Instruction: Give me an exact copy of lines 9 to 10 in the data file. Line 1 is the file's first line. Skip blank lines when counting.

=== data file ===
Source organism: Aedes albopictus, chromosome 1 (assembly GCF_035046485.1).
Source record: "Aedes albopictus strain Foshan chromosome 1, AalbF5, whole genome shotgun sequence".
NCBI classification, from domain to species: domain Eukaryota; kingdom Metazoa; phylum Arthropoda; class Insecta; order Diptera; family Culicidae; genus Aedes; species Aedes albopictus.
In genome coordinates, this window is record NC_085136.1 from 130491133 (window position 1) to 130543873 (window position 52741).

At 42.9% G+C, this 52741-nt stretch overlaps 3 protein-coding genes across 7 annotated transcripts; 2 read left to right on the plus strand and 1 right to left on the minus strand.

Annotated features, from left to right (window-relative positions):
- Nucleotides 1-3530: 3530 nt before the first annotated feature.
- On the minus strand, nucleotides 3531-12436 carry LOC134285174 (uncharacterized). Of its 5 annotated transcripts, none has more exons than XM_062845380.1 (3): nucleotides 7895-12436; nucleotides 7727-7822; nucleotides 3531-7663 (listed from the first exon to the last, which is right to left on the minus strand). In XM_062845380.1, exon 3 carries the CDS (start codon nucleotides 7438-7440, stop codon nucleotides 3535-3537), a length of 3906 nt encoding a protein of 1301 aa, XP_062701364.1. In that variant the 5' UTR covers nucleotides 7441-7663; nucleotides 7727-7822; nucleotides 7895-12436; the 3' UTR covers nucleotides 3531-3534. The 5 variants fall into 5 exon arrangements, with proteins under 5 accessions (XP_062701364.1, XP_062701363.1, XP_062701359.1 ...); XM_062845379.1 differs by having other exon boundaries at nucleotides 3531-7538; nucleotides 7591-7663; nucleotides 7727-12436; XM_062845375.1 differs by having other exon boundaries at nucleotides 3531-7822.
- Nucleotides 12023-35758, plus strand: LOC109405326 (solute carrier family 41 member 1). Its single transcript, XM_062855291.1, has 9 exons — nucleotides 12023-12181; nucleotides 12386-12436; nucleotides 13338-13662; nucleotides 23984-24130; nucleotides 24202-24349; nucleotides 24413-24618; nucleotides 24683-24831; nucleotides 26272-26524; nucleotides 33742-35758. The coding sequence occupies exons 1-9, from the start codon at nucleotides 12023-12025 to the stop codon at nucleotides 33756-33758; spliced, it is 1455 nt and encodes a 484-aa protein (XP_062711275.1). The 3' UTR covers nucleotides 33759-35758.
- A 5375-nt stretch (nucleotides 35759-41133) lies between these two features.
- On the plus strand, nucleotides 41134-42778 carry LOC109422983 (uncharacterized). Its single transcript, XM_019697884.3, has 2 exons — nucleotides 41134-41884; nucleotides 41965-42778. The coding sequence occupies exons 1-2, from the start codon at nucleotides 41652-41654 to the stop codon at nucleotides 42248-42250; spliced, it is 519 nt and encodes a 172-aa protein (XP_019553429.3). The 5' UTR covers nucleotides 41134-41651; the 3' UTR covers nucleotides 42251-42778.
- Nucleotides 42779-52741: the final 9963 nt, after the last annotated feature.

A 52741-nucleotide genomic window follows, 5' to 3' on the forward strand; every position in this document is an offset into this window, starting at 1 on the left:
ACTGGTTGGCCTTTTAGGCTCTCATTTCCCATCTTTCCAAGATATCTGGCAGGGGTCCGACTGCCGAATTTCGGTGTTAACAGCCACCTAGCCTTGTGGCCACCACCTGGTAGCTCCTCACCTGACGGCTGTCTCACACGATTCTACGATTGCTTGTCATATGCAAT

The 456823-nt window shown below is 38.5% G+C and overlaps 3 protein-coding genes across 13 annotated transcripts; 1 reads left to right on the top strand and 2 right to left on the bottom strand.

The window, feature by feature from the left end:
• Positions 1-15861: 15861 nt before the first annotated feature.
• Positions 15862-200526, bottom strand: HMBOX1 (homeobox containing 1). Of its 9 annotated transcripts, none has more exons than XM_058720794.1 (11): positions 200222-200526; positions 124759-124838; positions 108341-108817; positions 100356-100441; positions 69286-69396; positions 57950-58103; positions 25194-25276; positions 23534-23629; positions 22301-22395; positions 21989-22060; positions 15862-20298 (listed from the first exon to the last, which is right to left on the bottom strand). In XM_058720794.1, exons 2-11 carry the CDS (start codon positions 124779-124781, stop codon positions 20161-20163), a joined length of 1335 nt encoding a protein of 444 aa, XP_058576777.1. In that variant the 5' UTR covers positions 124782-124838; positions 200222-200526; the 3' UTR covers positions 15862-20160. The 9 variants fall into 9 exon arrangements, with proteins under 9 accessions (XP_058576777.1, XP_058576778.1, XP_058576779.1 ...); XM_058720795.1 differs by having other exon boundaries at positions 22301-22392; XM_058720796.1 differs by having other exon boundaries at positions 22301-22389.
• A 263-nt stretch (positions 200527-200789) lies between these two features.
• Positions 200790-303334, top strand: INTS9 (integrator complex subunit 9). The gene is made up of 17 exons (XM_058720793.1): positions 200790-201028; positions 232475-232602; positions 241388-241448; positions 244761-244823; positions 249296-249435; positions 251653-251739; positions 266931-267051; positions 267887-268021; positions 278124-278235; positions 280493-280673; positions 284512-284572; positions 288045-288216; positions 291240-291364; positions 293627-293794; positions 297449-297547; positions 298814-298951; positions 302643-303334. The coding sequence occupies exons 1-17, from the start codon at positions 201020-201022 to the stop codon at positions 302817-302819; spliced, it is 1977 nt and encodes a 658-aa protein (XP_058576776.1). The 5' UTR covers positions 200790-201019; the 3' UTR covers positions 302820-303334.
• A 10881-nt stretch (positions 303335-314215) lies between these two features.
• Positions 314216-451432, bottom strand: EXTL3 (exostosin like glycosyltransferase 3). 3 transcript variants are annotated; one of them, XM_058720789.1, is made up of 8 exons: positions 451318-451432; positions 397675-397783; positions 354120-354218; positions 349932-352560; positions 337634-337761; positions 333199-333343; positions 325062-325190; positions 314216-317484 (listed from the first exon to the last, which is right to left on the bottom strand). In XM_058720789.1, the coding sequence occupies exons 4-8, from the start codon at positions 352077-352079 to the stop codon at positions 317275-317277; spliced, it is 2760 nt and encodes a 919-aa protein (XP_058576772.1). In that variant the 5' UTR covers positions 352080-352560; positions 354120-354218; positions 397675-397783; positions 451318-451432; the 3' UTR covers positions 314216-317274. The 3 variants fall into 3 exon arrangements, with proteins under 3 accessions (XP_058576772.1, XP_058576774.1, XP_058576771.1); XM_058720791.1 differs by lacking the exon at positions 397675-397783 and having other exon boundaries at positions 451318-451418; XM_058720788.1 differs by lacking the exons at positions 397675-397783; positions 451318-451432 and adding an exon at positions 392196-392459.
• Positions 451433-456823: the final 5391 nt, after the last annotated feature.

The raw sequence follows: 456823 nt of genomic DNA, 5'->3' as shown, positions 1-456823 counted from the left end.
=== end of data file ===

- Nucleotides 12023-35758, plus strand: LOC109405326 (solute carrier family 41 member 1). Its single transcript, XM_062855291.1, has 9 exons — nucleotides 12023-12181; nucleotides 12386-12436; nucleotides 13338-13662; nucleotides 23984-24130; nucleotides 24202-24349; nucleotides 24413-24618; nucleotides 24683-24831; nucleotides 26272-26524; nucleotides 33742-35758. The coding sequence occupies exons 1-9, from the start codon at nucleotides 12023-12025 to the stop codon at nucleotides 33756-33758; spliced, it is 1455 nt and encodes a 484-aa protein (XP_062711275.1). The 3' UTR covers nucleotides 33759-35758.
- A 5375-nt stretch (nucleotides 35759-41133) lies between these two features.